Spending on Port Projects Rises
[Stay on top of transportation news: Get TTNews in your inbox.]
U.S. ports and their private sector partners have ramped up their investments in infrastructure improvements, which ultimately should help trucking companies get their drivers in and out of these complexes faster and more efficiently, industry experts said.
Some of the investment represents direct spending by port authorities that own and operate the terminals, as is the case at ports such as Savannah and Charleston, said Paul Bingham, director of transportation consulting at IHS Markit.
At the same time, landlord ports that lease property to private terminal operators — such as the Port of Los Angeles and the Port of Long Beach — also “are making significant capital investments,” he said.
In some cases, this extends to projects that traditionally have been a federal funding responsibility, including dredging of navigation channels.
See ports data by region, showing type of freight, TEUs and volume of freight tonnage.
Overall investment in planned port improvements has climbed dramatically in recent years, according to a survey conducted by the American Association of Port Authorities.
The organization, which surveys its members on infrastructure investments every five years, found that U.S. ports and their private sector partners were planning to spend a combined $155 billion in 2016 through 2020, representing a more than three-fold increase over the $46 billion figure the same survey found for the previous five years, said Aaron Ellis, AAPA’s public affairs director.
Projects to improve port access, including roads to port gates and terminals, are of “tremendous interest” to the trucking companies that haul shipping containers in and out of the ports, Bingham said.
Often, a state’s department of transportation may not be paying for all the improvements a port would like.
“Therefore, in some cases, the port authorities are spending their own money to contribute to infrastructure improvements,” he said.
In the “most extreme cases,” such as in the City of Long Beach, the port authority is essentially paying for a portion of the Gerald Desmond Bridge replacement, Bingham said, noting that this is a major access corridor between portions of the complex, and trucks hauling containers represent most of the traffic.
It’s not only the ports, but also their private sector tenants that are funding these types of improvements, AAPA’s Ellis said. “Ports are leveraging their tenants to make these big investments. They can’t do it themselves.”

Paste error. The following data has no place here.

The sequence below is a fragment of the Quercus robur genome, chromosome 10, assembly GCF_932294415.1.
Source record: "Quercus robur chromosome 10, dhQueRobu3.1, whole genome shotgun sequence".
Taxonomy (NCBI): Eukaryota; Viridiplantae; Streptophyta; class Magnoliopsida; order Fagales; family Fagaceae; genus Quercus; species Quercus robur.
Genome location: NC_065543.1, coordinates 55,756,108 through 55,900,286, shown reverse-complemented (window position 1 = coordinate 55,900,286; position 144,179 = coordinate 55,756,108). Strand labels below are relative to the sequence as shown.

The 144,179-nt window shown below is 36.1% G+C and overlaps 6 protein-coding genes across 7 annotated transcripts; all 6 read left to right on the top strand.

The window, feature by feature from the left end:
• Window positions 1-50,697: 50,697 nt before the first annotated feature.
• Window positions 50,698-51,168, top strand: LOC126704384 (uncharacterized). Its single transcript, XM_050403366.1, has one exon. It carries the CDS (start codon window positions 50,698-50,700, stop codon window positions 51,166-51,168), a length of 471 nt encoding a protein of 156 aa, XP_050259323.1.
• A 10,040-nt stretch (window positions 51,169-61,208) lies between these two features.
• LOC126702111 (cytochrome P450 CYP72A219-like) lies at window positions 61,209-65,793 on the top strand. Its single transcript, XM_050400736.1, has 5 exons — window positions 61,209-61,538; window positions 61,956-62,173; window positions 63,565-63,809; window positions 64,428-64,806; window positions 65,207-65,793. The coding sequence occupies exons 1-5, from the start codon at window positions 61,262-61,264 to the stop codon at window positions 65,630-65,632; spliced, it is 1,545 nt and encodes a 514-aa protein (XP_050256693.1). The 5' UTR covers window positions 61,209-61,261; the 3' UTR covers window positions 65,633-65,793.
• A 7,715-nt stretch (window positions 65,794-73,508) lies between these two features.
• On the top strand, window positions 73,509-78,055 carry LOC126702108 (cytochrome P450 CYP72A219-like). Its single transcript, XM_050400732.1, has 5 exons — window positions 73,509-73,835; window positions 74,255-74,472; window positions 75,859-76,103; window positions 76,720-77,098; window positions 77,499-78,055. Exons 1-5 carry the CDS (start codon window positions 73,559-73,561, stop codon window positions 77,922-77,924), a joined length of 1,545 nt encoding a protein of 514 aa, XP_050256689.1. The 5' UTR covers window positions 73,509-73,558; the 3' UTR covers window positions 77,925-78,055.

Key projects at ports include berth and channel dredging, bridge and road construction, terminal upgrades, development of inland terminals for cargo distribution, security and environmental enhancements, and new cargo handling facilities, he said.
Ellis said AAPA’s survey showed the highest amount of U.S. port investment has been along the Gulf of Mexico, including the ports in Corpus Christi, Texas; Houston; Mobile, Ala.; New Orleans; and Tampa, Fla.
“It’s all the energy imports and exports that are probably causing the greatest amount of investments there,” he said.
On the East Coast, the focus has been on dredging and being able to handle larger ships, primarily due to the Panama Canal and Suez Canal expansions, Ellis said. These are enabling larger ships to come from Asia and Europe to these East Coast ports.
Meanwhile, some ports are building inland distribution centers to move goods via intercoastal waterways as a way to reduce truck traffic congestion.
Looking toward the future, port automation also will enhance trucking efficiency, Bingham said.
Automated container terminals at ports such as the Port of Hampton Roads can help reduce loading and unloading times, he said.
Ports also are pursuing other ways to improve operations.
The Port of Oakland, for example, has been investing in a project to convert an old Army base into a commercial development for attracting cargo users under the Base Realignment and Closure program, AAPA’s Ellis said.
Looking ahead, AAPA’s next survey, expected in January, will track planned investments over the next five years — 2021 through 2025.
“We fully anticipate that it’s going to be even greater than the last survey we did, which astounded us with the investments that are being planned,” Ellis said.
Want more news? Listen to today's daily briefing: